Federal Judge Rules Trump Administration Can’t Punish for Sanctuary Status

By Matthew Vadum
Matthew Vadum
Matthew Vadum
Matthew Vadum is an award-winning investigative journalist and a recognized expert in left-wing activism.
August 11, 2019Updated: August 11, 2019

A federal judge in Oregon ruled Aug. 7 that the Trump administration isn’t allowed to withhold millions of dollars in law enforcement grants from the state in an effort to make it comply with federal immigration enforcement officials.

In late 2018, Oregon and the city of Portland, which are located within the territory of the often-reversed 9th Circuit Court of Appeals, sued the U.S. government after the Department of Justice withheld grants under the Edward Byrne Memorial Justice Assistance Grant (JAG) Program, after the administration began a campaign to pressure so-called sanctuary jurisdictions to cooperate with immigration law enforcement, a federal responsibility.

The program, created by Congress in 2005, is named after a New York police officer killed in the line of duty in 1988 at age 22. Grants are distributed based on, among other factors, the recipient jurisdiction’s population and rates of violent crime.

Portland’s mayor is Ted Wheeler, an elected Democrat whom critics accuse of being either too soft on or an ally of Antifa, the violent purportedly anti-fascist movement. Independent journalist Andy Ngo, known for documenting Antifa’s violence, was himself reportedly assaulted by members of the group June 29 in Portland; the Quillette editor and photojournalist suffered a brain hemorrhage that required him to stay in a hospital overnight.

Wheeler hailed the lawsuit in November when it was initiated. “The City of Portland maintains that it is and has been in compliance with federal law, making the denial of federal funds to support our community unjust and unwarranted.”

Although there is no precise legal definition for what constitutes a sanctuary city or state, since 1987, Oregon law has limited how much the state can participate in immigration enforcement actions.

Police in the state are forbidden from detaining individuals accused of immigration law violations but no other legal violations. The policy prevents authorities from keeping individuals wanted by U.S. Immigration and Customs Enforcement (ICE) beyond their sentences to be handed over to ICE, unless the feds present a warrant signed by a judge. Portland has its own policy in place that prevents local police from taking action based solely on a person’s immigration or citizenship status.

In Eugene, Oregon, on Aug. 7, U.S. District Judge Michael J. McShane held that the Trump administration doesn’t have the lawful authority to impose conditions on grants provided by Congress. McShane was appointed to his post by then-President Barack Obama in 2013.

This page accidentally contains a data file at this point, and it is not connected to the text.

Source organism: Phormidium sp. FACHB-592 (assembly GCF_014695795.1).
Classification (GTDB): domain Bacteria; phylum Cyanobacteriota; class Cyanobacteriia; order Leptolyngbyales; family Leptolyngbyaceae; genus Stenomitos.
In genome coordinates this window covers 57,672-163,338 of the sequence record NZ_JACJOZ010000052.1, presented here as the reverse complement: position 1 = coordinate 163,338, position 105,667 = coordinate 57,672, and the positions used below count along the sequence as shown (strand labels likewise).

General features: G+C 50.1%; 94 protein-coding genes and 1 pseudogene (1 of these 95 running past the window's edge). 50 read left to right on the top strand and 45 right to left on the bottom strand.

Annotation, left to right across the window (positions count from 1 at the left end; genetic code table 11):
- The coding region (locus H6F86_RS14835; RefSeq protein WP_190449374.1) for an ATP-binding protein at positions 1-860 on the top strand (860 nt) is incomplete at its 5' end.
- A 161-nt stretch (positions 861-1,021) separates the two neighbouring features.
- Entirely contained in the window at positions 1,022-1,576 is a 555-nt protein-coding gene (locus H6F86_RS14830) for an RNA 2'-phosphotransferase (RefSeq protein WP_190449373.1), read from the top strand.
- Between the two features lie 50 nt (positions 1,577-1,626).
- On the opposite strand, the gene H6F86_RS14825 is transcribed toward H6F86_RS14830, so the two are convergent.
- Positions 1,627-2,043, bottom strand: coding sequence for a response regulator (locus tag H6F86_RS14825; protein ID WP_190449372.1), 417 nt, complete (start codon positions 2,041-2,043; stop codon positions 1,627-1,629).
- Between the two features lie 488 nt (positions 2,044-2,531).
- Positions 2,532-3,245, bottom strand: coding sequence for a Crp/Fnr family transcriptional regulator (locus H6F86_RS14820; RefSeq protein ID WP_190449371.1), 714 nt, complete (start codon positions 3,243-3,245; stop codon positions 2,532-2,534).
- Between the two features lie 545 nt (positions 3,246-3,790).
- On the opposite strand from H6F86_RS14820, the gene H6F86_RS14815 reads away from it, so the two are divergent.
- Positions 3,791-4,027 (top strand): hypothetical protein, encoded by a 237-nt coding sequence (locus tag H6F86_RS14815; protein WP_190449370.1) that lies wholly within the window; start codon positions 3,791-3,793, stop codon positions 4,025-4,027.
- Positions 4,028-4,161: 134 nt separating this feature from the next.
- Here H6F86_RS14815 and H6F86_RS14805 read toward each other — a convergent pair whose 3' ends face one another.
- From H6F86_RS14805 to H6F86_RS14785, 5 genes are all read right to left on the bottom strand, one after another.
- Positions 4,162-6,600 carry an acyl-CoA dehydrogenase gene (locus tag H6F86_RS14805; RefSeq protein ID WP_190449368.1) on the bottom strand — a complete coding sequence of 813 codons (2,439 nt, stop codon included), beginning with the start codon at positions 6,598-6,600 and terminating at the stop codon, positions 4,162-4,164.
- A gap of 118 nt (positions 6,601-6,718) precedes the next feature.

McShane found that the Trump administration’s attempt to attach legal strings to the grants ran afoul of the Tenth Amendment to U.S. Constitution, which states that powers not specifically assigned to the federal government are retained by the states or the people.

McShane found the administration’s policy backed Oregon into a corner, forcing it to choose between continuing to support its policies hindering federal immigration enforcement and forgoing “critical law enforcement funds.”

“Plaintiffs would, under any of these circumstances, risk public safety by eroding trust with immigrant communities or abandoning critical law enforcement initiatives funded by the Byrne JAG Program,” the judge wrote.

Oregon Gov. Kate Brown and Attorney General Ellen Rosenblum, both Democrats, filed suit last year in hopes of reinstating $4 million in fiscal 2017 and 2018 grants to the Beaver State, claiming Oregon was “unlawfully deprived” of the money. Portland’s share of the grants is said to be $780,000.

“The U.S. government’s decision to withhold public safety dollars on account of our status as a sanctuary state was just simply wrongheaded,” Rosenblum told reporters after the ruling was made public. “I remain committed to supporting our law enforcement officers’ ability to protect and serve all residents of Oregon regardless of where they were born or their immigration status.”

The decision in the case of Oregon’s eligibility for federal funding is one in a series of 9th Circuit decisions blocking Trump administration initiatives regarding illegal immigration.

Another 9th Circuit judge, U.S. District Judge William H. Orrick III, who was appointed by Obama in 2013, entered a permanent nationwide injunction on Aug. 1, 2018, against Executive Order 13768, which President Donald Trump signed Jan. 25, 2017, and which withheld federal funding from so-called sanctuary jurisdictions that refuse to cooperate with federal immigration authorities.

In April, San Francisco-based Judge Richard Seeborg, appointed in 2010 by Obama, ruled against the Trump administration in a case called Innovation Law Lab v. Nielsen. Seeborg halted the administration’s program requiring asylum-seekers at the southern border to wait in Mexico while their claims are processed.